Philly-based private investigator lauded by FBI

The FBI today honored Stuart Drobny, a member of  the Philadelphia-based private investigation firm Stumar Investigations, for helping to disrupt a counterfeit goods operation that had links to Hezbollah.

The federal investigation that Drobny assisted ultimately led to the indictment last November of 26 Hezbollah operatives and sympathizers who shipped stolen and counterfeit goods around the world. Members of the ring sought to buy missiles and machine guns that were to be shipped to Syria and Iran.

Drobny partnered with Jim Baldinger, of the law firm Carlton Fields, during the FBI investigation into Hezbollah-linked ring. "I am extremely proud of being part of the team that helped stop money flowing to terrorists," Drobny said, according to a news release.

Here's part the original story that we ran in November on this case: 

Two years ago, an undercover FBI agent in Philadelphia met up with a Lebanese guy from Dearborn, Mich., who said he wanted to do a little business.

Their arrangement was pretty simple: the agent sold supposedly stolen laptops, cell phones and PlayStation systems to the guy, Hassan Mohamad Komeiha, who had the items shipped all over - Detroit, Los Angeles, Slovakia, Paraguay, Bahrain, you name it.

Then some of Komeiha's friends started making requests, started talking about "the Resistance" and taking out fighter planes, and this little arrangement got really serious.

Yesterday, federal authorities lifted the curtain on their long-running investigation, which climaxed Saturday when Dani Nemr Tarraf - one of Komeiha's pals - was arrested after he arrived in Philadelphia to allegedly examine anti-aircraft missiles and machine guns that he wanted shipped to Iran or Syria.

The feds announced charges against Tarraf, Komeiha and three other men who took part in a ring that distributed stolen goods around the world, according to the affidavit.

Authorities yesterday also detailed a separate but connected investigation that charged Komeiha and seven other men with running a stolen and counterfeit goods ring.

Tarraf, 39, who has residences in Trnava, Slovakia, and in Lebanon, faces the most serious charges - including conspiracy to acquire missile systems designed to destroy aircraft, conspiracy to possess machine guns and conspiracy to transport stolen property - which could bring life in prison.

"Keeping missiles, machine guns, and other sensitive U.S. weapons technology from falling into the wrong hands is one of the Justice Department's top priorities," David Kris, the assistant attorney general for national security, said in a statement.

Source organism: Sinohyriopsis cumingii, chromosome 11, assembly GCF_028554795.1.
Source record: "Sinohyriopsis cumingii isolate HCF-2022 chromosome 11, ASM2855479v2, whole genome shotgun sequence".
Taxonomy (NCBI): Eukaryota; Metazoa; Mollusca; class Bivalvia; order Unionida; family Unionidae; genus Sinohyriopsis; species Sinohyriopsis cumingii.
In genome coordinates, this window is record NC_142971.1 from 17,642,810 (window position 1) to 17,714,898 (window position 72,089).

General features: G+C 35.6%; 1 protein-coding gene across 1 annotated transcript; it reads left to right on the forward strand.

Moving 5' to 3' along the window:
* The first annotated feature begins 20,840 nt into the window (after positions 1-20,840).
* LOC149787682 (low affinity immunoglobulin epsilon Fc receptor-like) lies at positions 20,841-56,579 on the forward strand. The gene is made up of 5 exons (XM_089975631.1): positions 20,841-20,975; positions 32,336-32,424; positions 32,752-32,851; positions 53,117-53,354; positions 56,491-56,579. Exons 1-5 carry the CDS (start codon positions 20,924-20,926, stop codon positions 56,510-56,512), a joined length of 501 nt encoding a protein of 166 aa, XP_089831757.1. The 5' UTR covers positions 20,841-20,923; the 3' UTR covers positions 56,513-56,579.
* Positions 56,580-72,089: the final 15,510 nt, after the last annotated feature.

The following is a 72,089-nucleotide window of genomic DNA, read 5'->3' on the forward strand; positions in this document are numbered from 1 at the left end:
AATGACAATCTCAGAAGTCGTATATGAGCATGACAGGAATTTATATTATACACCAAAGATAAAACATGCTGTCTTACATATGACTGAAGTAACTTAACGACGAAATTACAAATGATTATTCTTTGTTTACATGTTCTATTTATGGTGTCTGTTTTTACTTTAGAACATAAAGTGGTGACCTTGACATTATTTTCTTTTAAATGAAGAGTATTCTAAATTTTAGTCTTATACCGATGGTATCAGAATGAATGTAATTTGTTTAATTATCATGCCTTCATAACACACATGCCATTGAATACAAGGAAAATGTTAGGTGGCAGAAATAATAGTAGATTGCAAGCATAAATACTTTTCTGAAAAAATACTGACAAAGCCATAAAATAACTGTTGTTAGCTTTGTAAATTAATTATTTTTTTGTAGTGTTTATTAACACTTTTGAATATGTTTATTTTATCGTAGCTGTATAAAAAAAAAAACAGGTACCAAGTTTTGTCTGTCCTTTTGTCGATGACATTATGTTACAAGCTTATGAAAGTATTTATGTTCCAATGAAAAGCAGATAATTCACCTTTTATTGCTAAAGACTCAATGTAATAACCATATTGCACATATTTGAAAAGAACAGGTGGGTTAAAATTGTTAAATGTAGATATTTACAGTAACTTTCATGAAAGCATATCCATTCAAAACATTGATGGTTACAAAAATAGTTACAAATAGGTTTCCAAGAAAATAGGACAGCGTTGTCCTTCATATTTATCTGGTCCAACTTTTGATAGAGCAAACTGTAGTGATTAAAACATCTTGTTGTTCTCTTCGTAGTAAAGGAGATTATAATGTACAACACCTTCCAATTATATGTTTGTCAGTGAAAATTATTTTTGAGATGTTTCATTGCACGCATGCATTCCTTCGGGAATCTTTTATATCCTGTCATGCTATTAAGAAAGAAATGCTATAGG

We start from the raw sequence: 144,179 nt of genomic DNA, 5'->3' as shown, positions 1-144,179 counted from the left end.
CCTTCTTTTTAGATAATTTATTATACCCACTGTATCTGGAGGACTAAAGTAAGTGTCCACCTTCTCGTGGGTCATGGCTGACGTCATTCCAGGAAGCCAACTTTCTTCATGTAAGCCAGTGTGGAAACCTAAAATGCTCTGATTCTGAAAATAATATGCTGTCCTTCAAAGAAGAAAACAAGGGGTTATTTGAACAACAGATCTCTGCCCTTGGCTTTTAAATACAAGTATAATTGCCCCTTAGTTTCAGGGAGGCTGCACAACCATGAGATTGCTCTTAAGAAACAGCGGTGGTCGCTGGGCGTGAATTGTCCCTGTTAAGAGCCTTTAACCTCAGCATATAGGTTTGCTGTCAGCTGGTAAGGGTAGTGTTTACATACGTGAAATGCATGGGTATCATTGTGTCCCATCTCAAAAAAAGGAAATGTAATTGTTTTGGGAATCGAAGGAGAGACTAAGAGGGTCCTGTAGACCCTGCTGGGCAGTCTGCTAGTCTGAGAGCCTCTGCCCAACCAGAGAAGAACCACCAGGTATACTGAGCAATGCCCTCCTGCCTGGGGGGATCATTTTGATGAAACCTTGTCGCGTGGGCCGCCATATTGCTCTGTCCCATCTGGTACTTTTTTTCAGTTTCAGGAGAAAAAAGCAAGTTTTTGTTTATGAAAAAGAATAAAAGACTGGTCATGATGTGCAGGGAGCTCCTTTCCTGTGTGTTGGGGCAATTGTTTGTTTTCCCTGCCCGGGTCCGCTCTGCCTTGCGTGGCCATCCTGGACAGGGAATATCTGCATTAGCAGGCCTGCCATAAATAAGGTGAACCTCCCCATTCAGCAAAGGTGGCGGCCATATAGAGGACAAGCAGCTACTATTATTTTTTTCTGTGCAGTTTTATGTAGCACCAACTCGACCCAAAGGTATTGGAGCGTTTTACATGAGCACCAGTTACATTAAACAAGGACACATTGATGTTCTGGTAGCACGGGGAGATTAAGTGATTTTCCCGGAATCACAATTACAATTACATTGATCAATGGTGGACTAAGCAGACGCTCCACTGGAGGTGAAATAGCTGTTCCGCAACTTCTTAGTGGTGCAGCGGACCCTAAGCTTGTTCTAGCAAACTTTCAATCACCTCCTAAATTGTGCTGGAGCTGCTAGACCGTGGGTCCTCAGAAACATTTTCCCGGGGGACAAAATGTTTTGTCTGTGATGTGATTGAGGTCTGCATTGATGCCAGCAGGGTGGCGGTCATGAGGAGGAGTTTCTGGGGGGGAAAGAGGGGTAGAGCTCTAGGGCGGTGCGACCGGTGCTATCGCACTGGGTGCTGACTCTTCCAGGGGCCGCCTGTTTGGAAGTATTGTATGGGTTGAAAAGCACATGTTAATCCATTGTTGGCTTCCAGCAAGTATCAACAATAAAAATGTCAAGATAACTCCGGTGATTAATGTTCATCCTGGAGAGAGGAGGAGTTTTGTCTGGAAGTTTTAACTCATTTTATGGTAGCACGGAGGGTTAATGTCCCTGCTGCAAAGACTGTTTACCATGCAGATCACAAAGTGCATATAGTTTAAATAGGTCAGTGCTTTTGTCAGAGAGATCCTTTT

The investigation began in June 2007, when Komeiha, 39, met with the undercover agent in Philadelphia to discuss buying stolen laptops and Sony PlayStation 2 systems, according a federal affidavit.

The undercover agent started shipping large numbers of stolen items for Komeiha on an almost monthly basis.The following spring, Komeiha's bosses - Tarraf, and his brother Douri Nemr Tarraf - wired nearly $75,000 to the undercover for the shipped goods.

According to the affidavit, the agent met the Tarraf brothers in Slovakia, where the men asked if the agent could supply them with night-vision camera lenses and thermal-imaging devices. Douri Tarraf told the agent to communicate through encrypted e-mails, documents show.

During the following year, the stakes were raised. In June, the affidavit shows, Dani Tarraf asked the undercover agent if he could supply guided missiles that could "take down an F-16," and 10,000 machine guns.

The weapons, Tarraf said, should be sent to Syria or Iran, where they would be used by "the Resistance," according to the court documents.

On July 28, Tarraf met the undercover agent in Philadelphia, where he delivered a $20,000 down payment on FIM-92 Stinger missiles and 10,000 Colt M4 Carbines, authorities said.

Tarraf's plan fell apart when he was arrested Saturday. Another member of the ring, Hussein Ali Asfour, was arrested by authorities in Centerville, Ga. Their three alleged cohorts are still on the loose.